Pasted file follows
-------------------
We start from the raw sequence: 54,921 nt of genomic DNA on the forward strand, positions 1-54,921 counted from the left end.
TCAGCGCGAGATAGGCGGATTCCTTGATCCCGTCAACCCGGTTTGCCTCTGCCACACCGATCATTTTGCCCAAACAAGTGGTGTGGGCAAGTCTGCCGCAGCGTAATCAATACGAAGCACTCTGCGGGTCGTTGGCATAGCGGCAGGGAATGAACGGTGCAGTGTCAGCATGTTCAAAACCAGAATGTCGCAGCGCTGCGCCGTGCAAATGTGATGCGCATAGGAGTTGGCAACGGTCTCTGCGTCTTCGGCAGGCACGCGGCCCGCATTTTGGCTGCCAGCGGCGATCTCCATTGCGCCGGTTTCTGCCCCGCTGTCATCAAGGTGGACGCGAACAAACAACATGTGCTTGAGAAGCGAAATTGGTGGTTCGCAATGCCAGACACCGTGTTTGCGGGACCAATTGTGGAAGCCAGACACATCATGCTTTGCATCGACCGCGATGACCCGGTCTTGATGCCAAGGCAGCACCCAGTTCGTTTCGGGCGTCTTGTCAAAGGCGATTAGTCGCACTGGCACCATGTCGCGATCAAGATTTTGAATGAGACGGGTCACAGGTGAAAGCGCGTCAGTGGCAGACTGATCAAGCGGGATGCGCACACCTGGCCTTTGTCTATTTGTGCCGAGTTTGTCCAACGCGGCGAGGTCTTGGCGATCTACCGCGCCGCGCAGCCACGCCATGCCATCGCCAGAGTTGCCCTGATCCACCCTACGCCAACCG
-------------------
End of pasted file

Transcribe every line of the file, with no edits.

We start from the raw sequence: 54,921 nt of genomic DNA on the forward strand, positions 1-54,921 counted from the left end.
TCAGCGCGAGATAGGCGGATTCCTTGATCCCGTCAACCCGGTTTGCCTCTGCCACACCGATCATTTTGCCCAAACAAGTGGTGTGGGCAAGTCTGCCGCAGCGTAATCAATACGAAGCACTCTGCGGGTCGTTGGCATAGCGGCAGGGAATGAACGGTGCAGTGTCAGCATGTTCAAAACCAGAATGTCGCAGCGCTGCGCCGTGCAAATGTGATGCGCATAGGAGTTGGCAACGGTCTCTGCGTCTTCGGCAGGCACGCGGCCCGCATTTTGGCTGCCAGCGGCGATCTCCATTGCGCCGGTTTCTGCCCCGCTGTCATCAAGGTGGACGCGAACAAACAACATGTGCTTGAGAAGCGAAATTGGTGGTTCGCAATGCCAGACACCGTGTTTGCGGGACCAATTGTGGAAGCCAGACACATCATGCTTTGCATCGACCGCGATGACCCGGTCTTGATGCCAAGGCAGCACCCAGTTCGTTTCGGGCGTCTTGTCAAAGGCGATTAGTCGCACTGGCACCATGTCGCGATCAAGATTTTGAATGAGACGGGTCACAGGTGAAAGCGCGTCAGTGGCAGACTGATCAAGCGGGATGCGCACACCTGGCCTTTGTCTATTTGTGCCGAGTTTGTCCAACGCGGCGAGGTCTTGGCGATCTACCGCGCCGCGCAGCCACGCCATGCCATCGCCAGAGTTGCCCTGATCCACCCTACGCCAACCG